I made and installed an arctic grade vinyl cover with felt backing for moisture control and nickel plated brass snaps to mount them. Our Fantastic Fan vents came with these covers, so I went to the fabric store to find the materials to copy them. I used a basic sewing machine for the cover. The cover measures sixteen inches by thirty-six inches and the snaps are mounted using stainless screws into the wall.
It’s an easy on/off window cover that’s heavy duty enough to withstand toe kicks from bed access. It’s always clean and blocks out any light.
4. Window Insulation To Keep Sun and Cold Out
Submitted by: Nancy Carvalho, 2006 Ram 3500, 2013 Alaskan Camper
In our Alaskan Camper, sunshine was coming through the mini-blinds and keeping me awake. When the sun came up, it came through the camper windows and mini-blinds, and we were awake.
In our search for something to keep the light out, I wanted something that would fit easily, and be put up and taken down easily. I like mini-blinds for privacy, and didn’t want curtains because they block the view.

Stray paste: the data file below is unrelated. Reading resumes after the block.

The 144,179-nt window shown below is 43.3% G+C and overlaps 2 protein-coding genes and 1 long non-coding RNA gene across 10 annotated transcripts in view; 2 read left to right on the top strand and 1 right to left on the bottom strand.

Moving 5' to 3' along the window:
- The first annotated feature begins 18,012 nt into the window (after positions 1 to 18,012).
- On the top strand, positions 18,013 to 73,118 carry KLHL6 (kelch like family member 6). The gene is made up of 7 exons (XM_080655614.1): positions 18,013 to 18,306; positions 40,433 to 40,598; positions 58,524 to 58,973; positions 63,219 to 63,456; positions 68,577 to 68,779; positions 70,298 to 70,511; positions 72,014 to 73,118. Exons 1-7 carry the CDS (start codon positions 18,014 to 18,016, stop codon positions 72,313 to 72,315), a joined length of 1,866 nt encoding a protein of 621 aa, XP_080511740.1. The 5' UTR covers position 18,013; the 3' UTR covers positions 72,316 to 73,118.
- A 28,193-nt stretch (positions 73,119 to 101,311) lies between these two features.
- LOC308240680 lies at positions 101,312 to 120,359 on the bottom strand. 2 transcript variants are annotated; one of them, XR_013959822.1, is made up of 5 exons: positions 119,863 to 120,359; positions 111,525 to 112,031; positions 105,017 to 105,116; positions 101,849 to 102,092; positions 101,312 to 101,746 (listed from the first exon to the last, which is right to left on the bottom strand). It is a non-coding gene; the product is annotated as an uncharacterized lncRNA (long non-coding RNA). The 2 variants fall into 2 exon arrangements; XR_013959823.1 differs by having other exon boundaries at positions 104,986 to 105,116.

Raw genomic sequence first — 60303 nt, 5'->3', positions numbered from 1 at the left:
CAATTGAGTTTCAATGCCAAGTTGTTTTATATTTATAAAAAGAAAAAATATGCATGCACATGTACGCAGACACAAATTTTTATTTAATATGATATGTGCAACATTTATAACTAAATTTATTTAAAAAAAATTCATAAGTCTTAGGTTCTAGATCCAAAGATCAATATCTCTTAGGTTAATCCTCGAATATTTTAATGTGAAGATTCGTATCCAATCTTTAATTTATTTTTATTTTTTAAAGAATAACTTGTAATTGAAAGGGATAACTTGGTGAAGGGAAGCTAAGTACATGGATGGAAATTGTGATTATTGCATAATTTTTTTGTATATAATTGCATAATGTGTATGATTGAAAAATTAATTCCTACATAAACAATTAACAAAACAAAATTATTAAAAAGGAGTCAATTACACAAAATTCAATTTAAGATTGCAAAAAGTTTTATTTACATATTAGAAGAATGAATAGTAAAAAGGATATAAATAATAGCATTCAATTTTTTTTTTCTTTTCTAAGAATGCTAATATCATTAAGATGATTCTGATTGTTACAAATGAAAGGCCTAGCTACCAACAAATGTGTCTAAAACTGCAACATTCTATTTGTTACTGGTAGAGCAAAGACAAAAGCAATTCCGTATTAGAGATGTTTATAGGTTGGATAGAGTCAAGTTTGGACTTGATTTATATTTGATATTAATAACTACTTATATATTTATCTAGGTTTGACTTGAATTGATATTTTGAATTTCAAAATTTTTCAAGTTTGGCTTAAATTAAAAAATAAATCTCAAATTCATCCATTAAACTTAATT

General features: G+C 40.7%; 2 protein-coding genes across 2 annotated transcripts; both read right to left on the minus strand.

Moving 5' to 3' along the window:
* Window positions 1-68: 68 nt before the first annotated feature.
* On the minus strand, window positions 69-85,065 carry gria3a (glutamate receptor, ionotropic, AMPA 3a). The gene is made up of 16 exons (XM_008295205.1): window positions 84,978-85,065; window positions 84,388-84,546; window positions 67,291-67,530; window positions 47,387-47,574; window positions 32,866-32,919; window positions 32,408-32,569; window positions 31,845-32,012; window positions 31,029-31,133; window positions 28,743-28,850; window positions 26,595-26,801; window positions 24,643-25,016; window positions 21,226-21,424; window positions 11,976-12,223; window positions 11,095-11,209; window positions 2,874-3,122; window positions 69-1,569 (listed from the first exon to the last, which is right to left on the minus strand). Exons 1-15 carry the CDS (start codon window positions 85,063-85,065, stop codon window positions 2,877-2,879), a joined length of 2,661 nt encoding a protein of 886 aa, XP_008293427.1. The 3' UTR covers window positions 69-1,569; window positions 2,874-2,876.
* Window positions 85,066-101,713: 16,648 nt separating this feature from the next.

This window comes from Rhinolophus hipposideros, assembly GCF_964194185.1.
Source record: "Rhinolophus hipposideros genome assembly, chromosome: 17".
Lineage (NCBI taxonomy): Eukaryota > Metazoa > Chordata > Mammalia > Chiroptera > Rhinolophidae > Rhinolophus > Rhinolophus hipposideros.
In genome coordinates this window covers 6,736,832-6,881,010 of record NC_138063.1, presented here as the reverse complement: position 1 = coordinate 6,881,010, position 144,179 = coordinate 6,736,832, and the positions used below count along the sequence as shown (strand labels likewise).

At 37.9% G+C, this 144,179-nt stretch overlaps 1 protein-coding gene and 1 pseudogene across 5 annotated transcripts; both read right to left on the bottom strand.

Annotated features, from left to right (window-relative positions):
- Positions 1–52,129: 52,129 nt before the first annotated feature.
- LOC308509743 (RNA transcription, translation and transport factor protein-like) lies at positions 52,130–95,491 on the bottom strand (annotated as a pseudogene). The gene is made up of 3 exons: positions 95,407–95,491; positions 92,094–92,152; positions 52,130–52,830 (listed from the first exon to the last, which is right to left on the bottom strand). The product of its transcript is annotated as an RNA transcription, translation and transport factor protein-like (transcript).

I used foil insulation from Home Depot and cut it with scissors to the same shape as the window, slightly oversized. Now, all I have to do is to put the foil insulation pieces in the windows. The mini-blinds hold them in place.
If there’s a breeze and you want to leave the window open, just drop the mini-blinds down and roll a part of the insulation. Then, you can open the window and get breeze.
We did this for the two main windows, and the door. The windows in the cabover had snap insulation that came from Alaskan, so we didn’t need it there.
Above: Insulation under the camper’s mattress
We also put that same insulation under the bed. We just cut the insulation to the size of the bed. It keeps the chill off the mattress.
Above: Insulation on the back truck window to keep the cold and road noise down
I also put it in the truck on the back window to keep the cold from coming in, and to lower the highway noise.
This mod has been really great! It keeps out the cold and light.
It took me twenty minutes to complete this modification. The cost was simply the cost of insulation at Home Depot. In my opinion, the skill level of this modification is easy.
5. Window Coverings For Privacy, Temperature, and Light
Submitted by: Jodie Ramsey, 2012 Chevy Silverado 3500, 2014 Adventurer 116DS
During our travels across the United States and Canada, we have experienced climate extremes and various quantities of light – both natural and man made. We wanted a way to keep the camper interior temperature more comfortable, and better manage the outside light for sleeping.